All mothers want to provide their children with the building blocks of a bright, healthy future. To help babies get the best possible start in life, UNICEF and the World Health Organization have launched the Global Breastfeeding Collective, which works with non-governmental organizations, academic institutions and donors to educate mothers on the importance of breastfeeding and help them receive the financial, emotional and public support they need to successfully nurse their babies. Feeding within the first hour of life, exclusively breastfeeding for the first six months and breastfeeding up until 2 years of age are practices that the collective recommends.
Breastfeeding bolsters brain development, strengthens immunity and even lowers the risk of obesity and other chronic diseases later in life. The most critical time period for ensuring good nutrition in a child’s life is during the first 1,000 days — from the start of a woman’s pregnancy until the child’s second birthday — and breast milk provides all the vitamins, minerals, enzymes and antibodies a baby needs to grow and develop properly.
Breastfeeding benefits the baby, the mother and public health
When mothers breastfeed, they share elements of their immune systems with their babies, leaving them less vulnerable to deadly infectious diseases and less likely to develop allergies. In environments with poor sanitation and unsafe drinking water, breastfeeding also protects children from waterborne illness. In fact, providing support to breastfeeding mothers could cut the incidence of diarrhea by half and respiratory infections by a third, dramatically reducing child mortality.
In addition to the benefits it provides for a baby's physical health, breastfeeding increases a child’s cognitive capability and is associated with an IQ increase of 3-4 points on average. This enables children to thrive, do better in school and earn more as adults, making for more robust local and national economies.
Breastfeeding provides many benefits to mothers as well: it helps protect women from breast and ovarian cancer and allows them to better space their pregnancies. Studies have shown that breastfeeding can reduce the risk of heart attack and stroke for mothers, as the increased metabolic rate from breastfeeding helps to eliminate stored fat faster and more completely after pregnancy.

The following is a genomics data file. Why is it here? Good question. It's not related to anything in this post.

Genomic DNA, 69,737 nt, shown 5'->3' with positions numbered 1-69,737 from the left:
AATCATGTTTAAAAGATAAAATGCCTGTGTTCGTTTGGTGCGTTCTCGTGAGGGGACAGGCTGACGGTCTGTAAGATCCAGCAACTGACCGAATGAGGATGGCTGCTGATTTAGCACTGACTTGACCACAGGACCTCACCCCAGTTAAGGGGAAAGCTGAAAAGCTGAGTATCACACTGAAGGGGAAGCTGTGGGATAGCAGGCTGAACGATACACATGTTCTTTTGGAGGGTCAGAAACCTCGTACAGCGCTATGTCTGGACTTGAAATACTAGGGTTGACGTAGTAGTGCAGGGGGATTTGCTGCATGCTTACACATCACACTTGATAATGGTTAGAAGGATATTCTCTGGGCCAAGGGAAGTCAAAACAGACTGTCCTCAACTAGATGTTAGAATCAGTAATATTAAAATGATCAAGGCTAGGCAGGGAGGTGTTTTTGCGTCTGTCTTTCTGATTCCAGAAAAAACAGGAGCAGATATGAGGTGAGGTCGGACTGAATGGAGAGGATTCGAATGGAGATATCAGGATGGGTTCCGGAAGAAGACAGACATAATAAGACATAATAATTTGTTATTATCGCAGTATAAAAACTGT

Unlike breast milk substitutes such as powdered milk or baby formula that require water for mixing and energy to produce, breast milk is a natural, renewable, environmentally friendly food. Not only is breast milk healthier than commercially produced infant formula, it's also free, making it dramatically more accessible for mothers and families in the developing world. Yet over the past several decades, there has been a general decline in breastfeeding due to factors such as the production and marketing of manufactured breast milk substitutes to populations.
Despite the benefits, there are challenges to the practice of breastfeeding
UNICEF and partners face two major challenges in expanding the practice of breastfeeding. The first is lack of awareness: governments may not consider breastfeeding a top priority, and therefore may not invest in paid maternity leave, designated breastfeeding spaces or the training of health workers. Low breastfeeding rates currently cost countries more than $300 billion annually in the form of increased healthcare costs associated with malnourished children and reduced economic activity related to early child deaths and adults who are cognitively impaired as a result of poor feeding practices early in life.
Work is the other leading barrier to breastfeeding, contributing to the decision of millions of mothers to stop breastfeeding early in many regions around the world. Only about 10 percent of countries provide paid maternity leave of at least 18 weeks, with pay guarantees when women return to work. Eighty-one countries — including the United States — do not even provide 14 weeks of maternity leave. Once women return to work, many do not have designated spaces to pump and store breast milk.
A growing number of Chinese mothers are overcoming obstacles to breastfeeding their babies when they return to work after maternity leave. Many need to express their milk on the job and carry it home safely. Some have to use bathroom stalls. Others pump under their desks or in mop closets. Quite a few report an onslaught of criticism and even insults from colleagues, friends and family members.
In Changsha, Hunan Province, China, Fiona, a working mother, managed to breastfeed her baby for 28 months, pumping twice a day in the storage room at her office. She did this with help from the “10m2of Love” campaign, launched by UNICEF and partners, which offers a web portal where any organization can register breastfeeding rooms for its staff and patrons. This removes a barrier to breastfeeding that so many women face in middle and high-income countries — and helps restore a sense of self-control and purpose to breastfeeding moms. As Fiona put it, "I made it this far because I gained correct knowledge of breastfeeding."
This World Breastfeeding Week, you can support UNICEF’s work across the globe in helping mothers overcome their unique challenges in breastfeeding and providing their children with a healthy start to life.
Photo, top: Heavy fighting drove Rudania and her three children from their home in eastern Aleppo, Syria. Now they live in a rented apartment in an impoverished neighborhood in Damascus. She takes her baby daughter to a UNICEF-supported nutrition center, where mothers and caregivers receive counseling on breastfeeding and infant nutrition. “I am proud of my baby girl and myself. We just got her nutritional screening and she is healthy," Rudaina says with excitement. "It's because I have been breastfeeding her for the past seven months." © UNICEF/UNI193647/Rashidi